If you’re on the east coast of the USA these days, you might catch a painted bus called Furthur running up and down the seaboard. This colorful vehicle is named after the original Furthur that took novelist Ken Kesey, Neal Cassady, Ken Babbs and the rest of the Merry Pranksters across the country on a famous road trip 50 years ago. I caught up with Zane Kesey and the giant rolling metaphor he designed for his father when they finally rolled into Brooklyn, New York last month.
Ken Kesey is a writer we have always appreciated here on Litkicks, both before and after he died in 2001. Kesey may be more often remembered for his crazy bus than for his great books these days, but we shouldn’t forget that it was the critical and commercial success of his powerful novel One Flew Over the Cuckoo’s Nest in 1962 that made the bus journey in 1964 possible.
If the idea of a bus trip in 2014 to honor a bus trip in 1964 sounds strange, we should recall that Kesey’s original bus trip was itself an homage to Jack Kerouac’s On The Road (which it enacted in reverse, California to New York) as well as a forward-looking and freewheeling hippie Dada experiment. We can’t know for sure what sociological and countercultural expectations Kesey had when his first journey began, but it’s obvious that the author was aiming to create a spontaneous living novel, even though the debris of the journey overtook its chief and he never transformed the journey into a book of his own. It fell to visiting journalist Tom Wolfe to write the definitive book about the bus trip, The Electric Kool-Aid Acid Test.
I had all these literary themes on my mind as I strolled over to a bar called Brooklyn Bowl in Williamsburg at dusk on a Friday night and found the bus placidly parked on the corner in front of the bar. A happy gang of tie-dye-wearing hippies, clowns, musicians, dusty travelers and eager tourists milled around.
The bus had generated a lively and talkative sidewalk scene, though I had trouble finding anyone who could fill me in on the concrete details of how the cross-country journey had been going, whether expectations were being satisfied, and where I could find out more of the dirt and the details than were being posted on Facebook. I eventually found a friendly guy who seemed to be a member of the core traveling group, and he let me step onto the empty bus to take a selfie (posted above).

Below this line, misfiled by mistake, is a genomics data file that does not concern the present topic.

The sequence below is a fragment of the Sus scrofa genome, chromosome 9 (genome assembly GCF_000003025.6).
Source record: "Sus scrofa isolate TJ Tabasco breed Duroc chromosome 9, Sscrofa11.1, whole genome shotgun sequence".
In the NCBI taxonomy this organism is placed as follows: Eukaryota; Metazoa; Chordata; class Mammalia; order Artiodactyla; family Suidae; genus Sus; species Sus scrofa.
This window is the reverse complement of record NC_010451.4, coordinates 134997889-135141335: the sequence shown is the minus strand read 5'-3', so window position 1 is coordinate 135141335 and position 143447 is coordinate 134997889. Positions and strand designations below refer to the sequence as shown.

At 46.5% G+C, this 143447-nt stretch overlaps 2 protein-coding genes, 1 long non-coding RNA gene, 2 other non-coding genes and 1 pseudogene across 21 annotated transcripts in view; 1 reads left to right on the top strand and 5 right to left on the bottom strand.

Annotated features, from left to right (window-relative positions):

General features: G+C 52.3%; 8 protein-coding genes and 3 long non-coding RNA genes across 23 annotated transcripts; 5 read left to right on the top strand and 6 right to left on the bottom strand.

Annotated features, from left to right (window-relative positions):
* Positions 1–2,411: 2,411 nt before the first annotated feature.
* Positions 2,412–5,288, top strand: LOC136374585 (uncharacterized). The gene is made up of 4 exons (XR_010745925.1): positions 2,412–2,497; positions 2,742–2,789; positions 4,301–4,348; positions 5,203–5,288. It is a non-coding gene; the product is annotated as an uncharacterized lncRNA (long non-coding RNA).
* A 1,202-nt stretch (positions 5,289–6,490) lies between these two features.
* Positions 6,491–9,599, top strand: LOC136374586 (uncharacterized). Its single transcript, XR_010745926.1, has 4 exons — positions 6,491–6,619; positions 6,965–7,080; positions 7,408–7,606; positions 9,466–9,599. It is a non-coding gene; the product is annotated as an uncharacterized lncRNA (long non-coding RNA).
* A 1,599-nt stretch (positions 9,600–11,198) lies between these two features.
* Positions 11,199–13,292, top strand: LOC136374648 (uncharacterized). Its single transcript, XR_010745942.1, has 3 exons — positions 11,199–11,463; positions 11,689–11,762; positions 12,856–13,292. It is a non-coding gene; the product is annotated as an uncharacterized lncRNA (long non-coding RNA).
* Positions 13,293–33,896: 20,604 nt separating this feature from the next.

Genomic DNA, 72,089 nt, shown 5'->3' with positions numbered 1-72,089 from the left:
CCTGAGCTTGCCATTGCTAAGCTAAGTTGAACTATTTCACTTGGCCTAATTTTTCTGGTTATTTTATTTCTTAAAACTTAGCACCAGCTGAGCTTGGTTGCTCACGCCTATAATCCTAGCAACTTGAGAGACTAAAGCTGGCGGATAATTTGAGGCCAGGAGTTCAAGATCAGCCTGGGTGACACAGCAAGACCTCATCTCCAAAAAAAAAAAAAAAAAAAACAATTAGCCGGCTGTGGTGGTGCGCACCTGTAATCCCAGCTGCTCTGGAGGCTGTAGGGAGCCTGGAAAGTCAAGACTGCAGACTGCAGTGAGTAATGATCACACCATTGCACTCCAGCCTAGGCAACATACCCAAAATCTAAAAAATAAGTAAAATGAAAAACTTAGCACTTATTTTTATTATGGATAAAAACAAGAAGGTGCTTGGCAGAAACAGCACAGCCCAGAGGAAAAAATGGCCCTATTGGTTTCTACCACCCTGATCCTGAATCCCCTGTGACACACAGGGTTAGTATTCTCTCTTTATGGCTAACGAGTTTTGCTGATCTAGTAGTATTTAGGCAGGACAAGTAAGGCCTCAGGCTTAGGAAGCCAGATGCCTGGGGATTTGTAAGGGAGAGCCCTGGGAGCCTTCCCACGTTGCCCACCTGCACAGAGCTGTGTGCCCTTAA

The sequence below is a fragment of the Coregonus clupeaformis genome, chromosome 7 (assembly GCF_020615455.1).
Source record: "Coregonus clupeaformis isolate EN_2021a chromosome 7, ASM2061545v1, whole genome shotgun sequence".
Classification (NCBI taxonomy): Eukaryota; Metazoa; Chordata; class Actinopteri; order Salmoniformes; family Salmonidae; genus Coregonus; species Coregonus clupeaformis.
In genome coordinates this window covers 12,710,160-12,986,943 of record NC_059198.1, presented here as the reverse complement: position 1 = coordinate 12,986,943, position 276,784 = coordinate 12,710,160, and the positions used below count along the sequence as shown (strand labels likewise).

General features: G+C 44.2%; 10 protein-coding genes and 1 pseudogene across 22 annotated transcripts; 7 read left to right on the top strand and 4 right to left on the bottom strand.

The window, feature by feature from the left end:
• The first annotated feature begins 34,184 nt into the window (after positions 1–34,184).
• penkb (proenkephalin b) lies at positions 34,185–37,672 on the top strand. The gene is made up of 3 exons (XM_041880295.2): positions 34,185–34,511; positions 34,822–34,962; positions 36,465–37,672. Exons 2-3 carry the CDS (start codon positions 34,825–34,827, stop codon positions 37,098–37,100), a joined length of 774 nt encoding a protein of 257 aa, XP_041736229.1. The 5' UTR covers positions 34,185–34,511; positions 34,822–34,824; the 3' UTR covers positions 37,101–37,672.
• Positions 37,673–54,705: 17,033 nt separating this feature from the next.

However, when I tried to ask him serious questions I quickly learned that he was coping with the crowd of interested tourists (a group which, unfortunately, he thought I was a part of) by delivering only oblique answers in the form of ciphers and koans. Recognizing this technique as Prankster-speak, I didn’t push too hard for answers to my questions, and instead wandered inside the bar where a Grateful Dead band called Half Step was tuning up for their first set. I found Zane Kesey working a table stacked with t-shirts, keychains, bumper stickers and other Kesey-related paraphernalia (the one thing that was missing, I’m sorry to say, was books).
I was eager to chat with Zane, but I quickly realized that the conversation would go nowhere, because the room was too noisy, and because he was busily working the t-shirts-n-stuff table all by himself. I had a few questions for him about his father’s legacy — I was particularly interested in asking about the play Twister, a postmodern parody of The Wizard of Oz that had been one of Ken Kesey’s later works, and which I’d always been curious to learn more about. Zane brightened up when I asked this question, but there was clearly no opportunity for a serious conversation as the band began to play across the room. I hope I’ll get another chance to chat with Zane about his father’s legacy some day.
I was not at all disappointed that I couldn’t engage in a serious literary discussion of Ken Kesey’s works with his son or with anybody else at this gathering, since no Prankster would ever answer a question seriously anyway, which meant the inhabitants of the bus were doing it right. I decided to switch gears and enjoy the music, and had a great time dancing with a happy half-Brooklyn half-Prankster crowd to the wonderful tones of Half Step.
The band struck the right chords for the night, and they cooked.
As they began their first song, I thought to myself that if they really knew about all the Ken Kesey/Neal Cassady/Grateful Dead connections, they would prove it by doing ‘Cassidy‘ or ‘The Other One’. They did both.
My encounter with Furthur only lasted one night. But Beat scholar Brian Hassett had a longer encounter with the 50th anniversary Furthur crew in Bethel and Woodstock earlier in August, and he has more stories to tell.